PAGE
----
With reference to FIGS. 26A, 26B and 26C, a final form of embodiment of the present invention again comprises three rigid elements articulated on a rigid central sole; however, their disposition is different from that of the first embodiment described with respect to FIGS. 21-25: thus, the sole 86, which may be fixed on base 62 for securement to a ski, has two rigid elements 87, 88 articulated on the rear part and in this case on the same axis 89, and a rigid element 90 articulated at the forward end of sole 86 on an axis 91. In the out-of-service position, as shown in FIG. 26A, this embodiment occupies minimum volume, and the angle β (see FIG. 26B) permits the introduction of the ski boot (not shown) between the two rigid elements articulated on the rear part of the sole 86. In operative position, as shown in FIG. 26C, the device may be locked for example by means of buckles 92' and clasps 92 or other locking means, such as those described in the preceding embodiment. Rigid element 90, articulated on the forward part of sole 86, may also have a hook 93 at its free end, cooperating in the operative position with a pin 94 carried by one of the two rigid elements that are articulated on the rear part of sole 86. Other features such as the means for preventing swinging movement, safety devices, the form of the rigid elements, the anatomical supports, etc. are analogous to those described in connection with the embodiment shown in FIGS. 21 to 25.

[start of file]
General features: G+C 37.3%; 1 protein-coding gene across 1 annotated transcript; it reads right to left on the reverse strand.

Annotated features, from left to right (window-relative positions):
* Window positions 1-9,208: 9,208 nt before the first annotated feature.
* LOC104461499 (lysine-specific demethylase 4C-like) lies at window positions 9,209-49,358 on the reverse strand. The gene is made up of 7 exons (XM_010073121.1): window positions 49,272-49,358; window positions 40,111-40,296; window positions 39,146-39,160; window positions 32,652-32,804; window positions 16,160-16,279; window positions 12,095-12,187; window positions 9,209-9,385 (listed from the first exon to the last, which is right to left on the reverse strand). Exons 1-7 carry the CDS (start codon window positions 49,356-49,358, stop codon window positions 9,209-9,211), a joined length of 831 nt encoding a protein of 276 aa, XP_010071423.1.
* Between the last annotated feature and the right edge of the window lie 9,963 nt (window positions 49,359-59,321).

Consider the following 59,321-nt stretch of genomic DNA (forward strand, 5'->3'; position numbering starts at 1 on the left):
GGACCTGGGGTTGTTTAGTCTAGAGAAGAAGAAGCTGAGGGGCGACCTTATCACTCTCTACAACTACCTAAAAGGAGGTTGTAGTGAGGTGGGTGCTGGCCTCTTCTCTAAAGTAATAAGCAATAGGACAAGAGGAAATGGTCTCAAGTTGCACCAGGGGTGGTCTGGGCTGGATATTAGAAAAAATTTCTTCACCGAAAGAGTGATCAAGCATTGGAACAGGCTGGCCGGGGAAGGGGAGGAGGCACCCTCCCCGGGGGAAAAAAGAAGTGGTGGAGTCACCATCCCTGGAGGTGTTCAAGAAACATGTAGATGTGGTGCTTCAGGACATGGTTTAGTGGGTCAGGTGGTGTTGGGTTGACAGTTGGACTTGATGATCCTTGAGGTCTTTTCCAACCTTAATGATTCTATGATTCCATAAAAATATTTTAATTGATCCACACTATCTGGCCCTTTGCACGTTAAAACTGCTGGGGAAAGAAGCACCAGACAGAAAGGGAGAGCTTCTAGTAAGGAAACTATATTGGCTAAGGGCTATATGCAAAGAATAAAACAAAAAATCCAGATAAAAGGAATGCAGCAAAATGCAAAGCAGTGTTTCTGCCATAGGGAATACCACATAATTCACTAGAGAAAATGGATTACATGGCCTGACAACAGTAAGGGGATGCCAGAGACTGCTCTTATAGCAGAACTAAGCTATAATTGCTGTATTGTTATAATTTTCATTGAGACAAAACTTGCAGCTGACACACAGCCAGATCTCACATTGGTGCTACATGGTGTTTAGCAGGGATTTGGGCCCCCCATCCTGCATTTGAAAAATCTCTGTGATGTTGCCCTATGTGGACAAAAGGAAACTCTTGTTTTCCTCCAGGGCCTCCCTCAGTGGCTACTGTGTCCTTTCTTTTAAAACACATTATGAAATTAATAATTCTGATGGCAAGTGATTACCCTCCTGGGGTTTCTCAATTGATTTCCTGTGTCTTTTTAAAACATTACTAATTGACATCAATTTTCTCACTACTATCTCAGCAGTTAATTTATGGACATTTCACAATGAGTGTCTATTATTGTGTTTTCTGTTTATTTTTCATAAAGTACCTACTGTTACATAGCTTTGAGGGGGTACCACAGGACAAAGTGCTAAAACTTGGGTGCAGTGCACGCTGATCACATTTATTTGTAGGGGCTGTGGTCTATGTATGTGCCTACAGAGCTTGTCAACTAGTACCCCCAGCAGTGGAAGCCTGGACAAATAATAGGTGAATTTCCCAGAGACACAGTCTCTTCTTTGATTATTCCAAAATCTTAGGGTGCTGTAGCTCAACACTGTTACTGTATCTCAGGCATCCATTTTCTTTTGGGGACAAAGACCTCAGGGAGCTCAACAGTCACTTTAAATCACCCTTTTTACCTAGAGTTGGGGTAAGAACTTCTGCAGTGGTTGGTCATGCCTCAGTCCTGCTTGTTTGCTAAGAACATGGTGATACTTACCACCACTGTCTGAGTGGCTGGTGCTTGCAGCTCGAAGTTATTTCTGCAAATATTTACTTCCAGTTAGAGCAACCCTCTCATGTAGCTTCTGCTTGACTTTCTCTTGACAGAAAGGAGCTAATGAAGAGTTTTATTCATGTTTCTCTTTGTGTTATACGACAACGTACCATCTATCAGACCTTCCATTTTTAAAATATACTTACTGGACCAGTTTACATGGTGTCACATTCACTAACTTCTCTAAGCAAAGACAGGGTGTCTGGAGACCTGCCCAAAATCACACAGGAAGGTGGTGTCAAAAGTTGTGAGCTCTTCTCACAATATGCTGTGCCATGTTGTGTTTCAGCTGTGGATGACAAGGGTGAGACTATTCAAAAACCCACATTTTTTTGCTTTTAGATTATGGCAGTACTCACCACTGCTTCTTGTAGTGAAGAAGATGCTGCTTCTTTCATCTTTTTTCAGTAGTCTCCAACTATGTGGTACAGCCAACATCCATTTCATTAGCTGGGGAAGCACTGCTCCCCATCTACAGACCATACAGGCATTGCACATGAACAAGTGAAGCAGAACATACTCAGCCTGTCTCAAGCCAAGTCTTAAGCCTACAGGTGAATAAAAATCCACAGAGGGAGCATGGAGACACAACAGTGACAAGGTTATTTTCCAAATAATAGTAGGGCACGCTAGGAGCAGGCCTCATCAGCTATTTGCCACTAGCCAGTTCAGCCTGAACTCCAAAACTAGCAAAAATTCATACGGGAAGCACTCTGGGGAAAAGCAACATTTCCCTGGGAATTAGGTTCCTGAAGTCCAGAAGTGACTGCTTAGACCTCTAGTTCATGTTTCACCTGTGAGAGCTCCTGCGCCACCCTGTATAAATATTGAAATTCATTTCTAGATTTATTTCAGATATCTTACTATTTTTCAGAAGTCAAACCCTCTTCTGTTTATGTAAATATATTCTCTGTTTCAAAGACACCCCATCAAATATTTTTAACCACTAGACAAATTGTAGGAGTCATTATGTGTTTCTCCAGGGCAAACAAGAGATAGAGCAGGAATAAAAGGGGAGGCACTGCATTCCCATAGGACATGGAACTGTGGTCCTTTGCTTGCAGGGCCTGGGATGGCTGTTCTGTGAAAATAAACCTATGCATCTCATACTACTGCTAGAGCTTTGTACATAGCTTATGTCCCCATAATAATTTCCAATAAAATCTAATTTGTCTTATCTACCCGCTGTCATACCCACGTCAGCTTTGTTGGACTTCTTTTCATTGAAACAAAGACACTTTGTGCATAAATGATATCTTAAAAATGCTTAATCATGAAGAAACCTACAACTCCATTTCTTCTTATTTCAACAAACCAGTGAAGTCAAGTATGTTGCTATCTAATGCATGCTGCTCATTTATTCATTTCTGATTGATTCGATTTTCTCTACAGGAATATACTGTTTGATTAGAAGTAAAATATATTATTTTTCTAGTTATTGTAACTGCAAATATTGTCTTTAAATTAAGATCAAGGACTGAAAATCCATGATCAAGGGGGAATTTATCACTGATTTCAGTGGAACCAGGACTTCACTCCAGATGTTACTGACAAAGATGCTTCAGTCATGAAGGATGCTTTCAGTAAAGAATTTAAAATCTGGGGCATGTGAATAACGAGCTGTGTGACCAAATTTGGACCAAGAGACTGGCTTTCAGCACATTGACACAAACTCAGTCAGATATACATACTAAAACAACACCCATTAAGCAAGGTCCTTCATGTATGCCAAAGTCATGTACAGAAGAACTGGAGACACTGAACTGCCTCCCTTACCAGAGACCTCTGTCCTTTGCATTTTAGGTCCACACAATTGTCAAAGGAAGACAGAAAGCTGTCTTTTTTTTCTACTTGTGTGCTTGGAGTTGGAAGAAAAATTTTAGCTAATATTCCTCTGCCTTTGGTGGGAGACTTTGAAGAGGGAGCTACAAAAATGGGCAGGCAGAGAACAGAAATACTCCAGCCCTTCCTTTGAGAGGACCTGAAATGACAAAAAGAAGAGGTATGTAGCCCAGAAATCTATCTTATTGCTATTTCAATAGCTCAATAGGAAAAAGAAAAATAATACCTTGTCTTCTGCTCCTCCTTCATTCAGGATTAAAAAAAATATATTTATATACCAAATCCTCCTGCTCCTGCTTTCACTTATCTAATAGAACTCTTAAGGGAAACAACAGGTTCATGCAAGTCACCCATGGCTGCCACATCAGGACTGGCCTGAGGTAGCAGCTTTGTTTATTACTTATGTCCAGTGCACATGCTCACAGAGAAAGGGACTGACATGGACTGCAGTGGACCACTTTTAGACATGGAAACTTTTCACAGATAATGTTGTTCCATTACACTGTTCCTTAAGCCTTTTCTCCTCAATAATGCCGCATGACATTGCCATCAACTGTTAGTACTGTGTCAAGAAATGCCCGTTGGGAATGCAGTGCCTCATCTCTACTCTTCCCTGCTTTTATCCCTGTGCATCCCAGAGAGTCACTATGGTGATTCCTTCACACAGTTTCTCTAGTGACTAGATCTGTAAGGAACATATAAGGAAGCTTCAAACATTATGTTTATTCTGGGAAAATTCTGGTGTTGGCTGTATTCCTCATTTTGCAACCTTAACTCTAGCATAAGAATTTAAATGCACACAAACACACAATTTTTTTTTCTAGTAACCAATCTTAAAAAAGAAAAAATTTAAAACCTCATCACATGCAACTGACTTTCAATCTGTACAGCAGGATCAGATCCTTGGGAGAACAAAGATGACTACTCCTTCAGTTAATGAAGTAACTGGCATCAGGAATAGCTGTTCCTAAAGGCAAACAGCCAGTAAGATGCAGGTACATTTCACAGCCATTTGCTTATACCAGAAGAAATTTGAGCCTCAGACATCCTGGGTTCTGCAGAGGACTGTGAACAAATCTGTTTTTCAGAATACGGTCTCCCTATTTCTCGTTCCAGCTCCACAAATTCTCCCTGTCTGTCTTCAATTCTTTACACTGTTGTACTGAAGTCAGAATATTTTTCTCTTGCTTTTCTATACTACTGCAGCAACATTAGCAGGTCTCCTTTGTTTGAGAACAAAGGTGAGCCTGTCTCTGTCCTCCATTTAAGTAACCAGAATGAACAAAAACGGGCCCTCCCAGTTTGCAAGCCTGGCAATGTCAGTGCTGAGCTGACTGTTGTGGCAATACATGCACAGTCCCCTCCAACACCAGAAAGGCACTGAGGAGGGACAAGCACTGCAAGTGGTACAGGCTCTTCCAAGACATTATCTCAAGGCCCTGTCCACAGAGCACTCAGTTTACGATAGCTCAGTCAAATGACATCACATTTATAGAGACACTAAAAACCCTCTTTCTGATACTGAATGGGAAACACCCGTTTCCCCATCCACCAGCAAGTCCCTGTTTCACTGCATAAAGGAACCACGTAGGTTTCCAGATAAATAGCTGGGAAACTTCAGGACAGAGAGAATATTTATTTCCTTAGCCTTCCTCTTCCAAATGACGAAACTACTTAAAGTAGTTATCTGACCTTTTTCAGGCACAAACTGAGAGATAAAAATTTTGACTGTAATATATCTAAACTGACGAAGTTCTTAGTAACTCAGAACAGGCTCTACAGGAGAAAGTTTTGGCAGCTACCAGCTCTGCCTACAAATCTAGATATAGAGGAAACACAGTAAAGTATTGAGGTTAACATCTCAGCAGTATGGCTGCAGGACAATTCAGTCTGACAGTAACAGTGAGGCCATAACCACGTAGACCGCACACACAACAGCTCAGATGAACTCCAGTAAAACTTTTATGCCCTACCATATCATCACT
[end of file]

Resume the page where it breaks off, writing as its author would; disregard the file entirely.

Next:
The boot to be fixed on the ski by means of the apparatus according to the invention is preferably a comfortable flexible boot providing warmth, watertightness and which may be dressy. It may also be worn as desired, apart from the ski, as a hiking boot, an after-ski boot, etc. The apparatus of the present invention will impart to it the required rigidity when used as a ski boot.
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|U.S. Classification||280/613, 36/50.5, 36/117.3, 36/118.4, 36/118.9, 280/618|
|International Classification||A63C9/00, A43B5/04, A63C11/16|
|Cooperative Classification||A43B5/0454, A63C9/00, A63C11/16|
|European Classification||A43B5/04E14F, A63C9/00, A63C11/16|